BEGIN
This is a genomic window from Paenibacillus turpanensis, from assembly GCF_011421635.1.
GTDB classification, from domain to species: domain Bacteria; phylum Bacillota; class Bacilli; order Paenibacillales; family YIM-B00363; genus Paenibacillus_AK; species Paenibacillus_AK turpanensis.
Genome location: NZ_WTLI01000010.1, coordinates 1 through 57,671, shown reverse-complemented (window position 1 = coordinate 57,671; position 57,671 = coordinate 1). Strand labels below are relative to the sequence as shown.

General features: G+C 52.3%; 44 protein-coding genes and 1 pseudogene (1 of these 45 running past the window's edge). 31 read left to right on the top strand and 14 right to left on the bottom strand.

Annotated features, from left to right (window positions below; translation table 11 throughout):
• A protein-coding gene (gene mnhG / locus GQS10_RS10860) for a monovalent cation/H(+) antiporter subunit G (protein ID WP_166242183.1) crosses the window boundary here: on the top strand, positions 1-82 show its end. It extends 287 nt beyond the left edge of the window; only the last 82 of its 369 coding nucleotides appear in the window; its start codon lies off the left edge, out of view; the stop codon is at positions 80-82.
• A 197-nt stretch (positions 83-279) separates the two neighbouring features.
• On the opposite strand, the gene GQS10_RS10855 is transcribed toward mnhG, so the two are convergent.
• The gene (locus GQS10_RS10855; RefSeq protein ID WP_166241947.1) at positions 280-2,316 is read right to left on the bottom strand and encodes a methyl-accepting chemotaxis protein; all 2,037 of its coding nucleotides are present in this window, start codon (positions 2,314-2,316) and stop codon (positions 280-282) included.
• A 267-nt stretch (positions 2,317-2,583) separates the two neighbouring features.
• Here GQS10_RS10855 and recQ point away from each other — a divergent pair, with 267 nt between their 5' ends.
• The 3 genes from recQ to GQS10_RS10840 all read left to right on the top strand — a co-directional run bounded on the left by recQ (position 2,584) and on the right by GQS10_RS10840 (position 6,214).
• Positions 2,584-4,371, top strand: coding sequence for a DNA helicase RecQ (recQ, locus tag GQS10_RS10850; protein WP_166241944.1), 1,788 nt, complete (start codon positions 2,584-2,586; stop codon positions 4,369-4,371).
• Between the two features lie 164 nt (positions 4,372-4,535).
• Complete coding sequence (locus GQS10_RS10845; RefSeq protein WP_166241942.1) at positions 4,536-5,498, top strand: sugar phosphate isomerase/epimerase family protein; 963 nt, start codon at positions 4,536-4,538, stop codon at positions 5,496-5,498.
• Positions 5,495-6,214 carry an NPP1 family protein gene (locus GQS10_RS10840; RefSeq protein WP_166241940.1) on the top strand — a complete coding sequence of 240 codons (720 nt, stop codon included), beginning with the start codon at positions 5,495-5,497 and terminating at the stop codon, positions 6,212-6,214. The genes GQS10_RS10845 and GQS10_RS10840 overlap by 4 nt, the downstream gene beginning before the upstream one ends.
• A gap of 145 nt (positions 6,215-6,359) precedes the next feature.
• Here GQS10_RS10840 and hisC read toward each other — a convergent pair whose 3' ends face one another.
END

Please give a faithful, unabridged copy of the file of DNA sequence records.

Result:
This is a genomic window from Paenibacillus turpanensis, from assembly GCF_011421635.1.
GTDB classification, from domain to species: domain Bacteria; phylum Bacillota; class Bacilli; order Paenibacillales; family YIM-B00363; genus Paenibacillus_AK; species Paenibacillus_AK turpanensis.
Genome location: NZ_WTLI01000010.1, coordinates 1 through 57,671, shown reverse-complemented (window position 1 = coordinate 57,671; position 57,671 = coordinate 1). Strand labels below are relative to the sequence as shown.

General features: G+C 52.3%; 44 protein-coding genes and 1 pseudogene (1 of these 45 running past the window's edge). 31 read left to right on the top strand and 14 right to left on the bottom strand.

Annotated features, from left to right (window positions below; translation table 11 throughout):
• A protein-coding gene (gene mnhG / locus GQS10_RS10860) for a monovalent cation/H(+) antiporter subunit G (protein ID WP_166242183.1) crosses the window boundary here: on the top strand, positions 1-82 show its end. It extends 287 nt beyond the left edge of the window; only the last 82 of its 369 coding nucleotides appear in the window; its start codon lies off the left edge, out of view; the stop codon is at positions 80-82.
• A 197-nt stretch (positions 83-279) separates the two neighbouring features.
• On the opposite strand, the gene GQS10_RS10855 is transcribed toward mnhG, so the two are convergent.
• The gene (locus GQS10_RS10855; RefSeq protein ID WP_166241947.1) at positions 280-2,316 is read right to left on the bottom strand and encodes a methyl-accepting chemotaxis protein; all 2,037 of its coding nucleotides are present in this window, start codon (positions 2,314-2,316) and stop codon (positions 280-282) included.
• A 267-nt stretch (positions 2,317-2,583) separates the two neighbouring features.
• Here GQS10_RS10855 and recQ point away from each other — a divergent pair, with 267 nt between their 5' ends.
• The 3 genes from recQ to GQS10_RS10840 all read left to right on the top strand — a co-directional run bounded on the left by recQ (position 2,584) and on the right by GQS10_RS10840 (position 6,214).
• Positions 2,584-4,371, top strand: coding sequence for a DNA helicase RecQ (recQ, locus tag GQS10_RS10850; protein WP_166241944.1), 1,788 nt, complete (start codon positions 2,584-2,586; stop codon positions 4,369-4,371).
• Between the two features lie 164 nt (positions 4,372-4,535).
• Complete coding sequence (locus GQS10_RS10845; RefSeq protein WP_166241942.1) at positions 4,536-5,498, top strand: sugar phosphate isomerase/epimerase family protein; 963 nt, start codon at positions 4,536-4,538, stop codon at positions 5,496-5,498.
• Positions 5,495-6,214 carry an NPP1 family protein gene (locus GQS10_RS10840; RefSeq protein WP_166241940.1) on the top strand — a complete coding sequence of 240 codons (720 nt, stop codon included), beginning with the start codon at positions 5,495-5,497 and terminating at the stop codon, positions 6,212-6,214. The genes GQS10_RS10845 and GQS10_RS10840 overlap by 4 nt, the downstream gene beginning before the upstream one ends.
• A gap of 145 nt (positions 6,215-6,359) precedes the next feature.
• Here GQS10_RS10840 and hisC read toward each other — a convergent pair whose 3' ends face one another.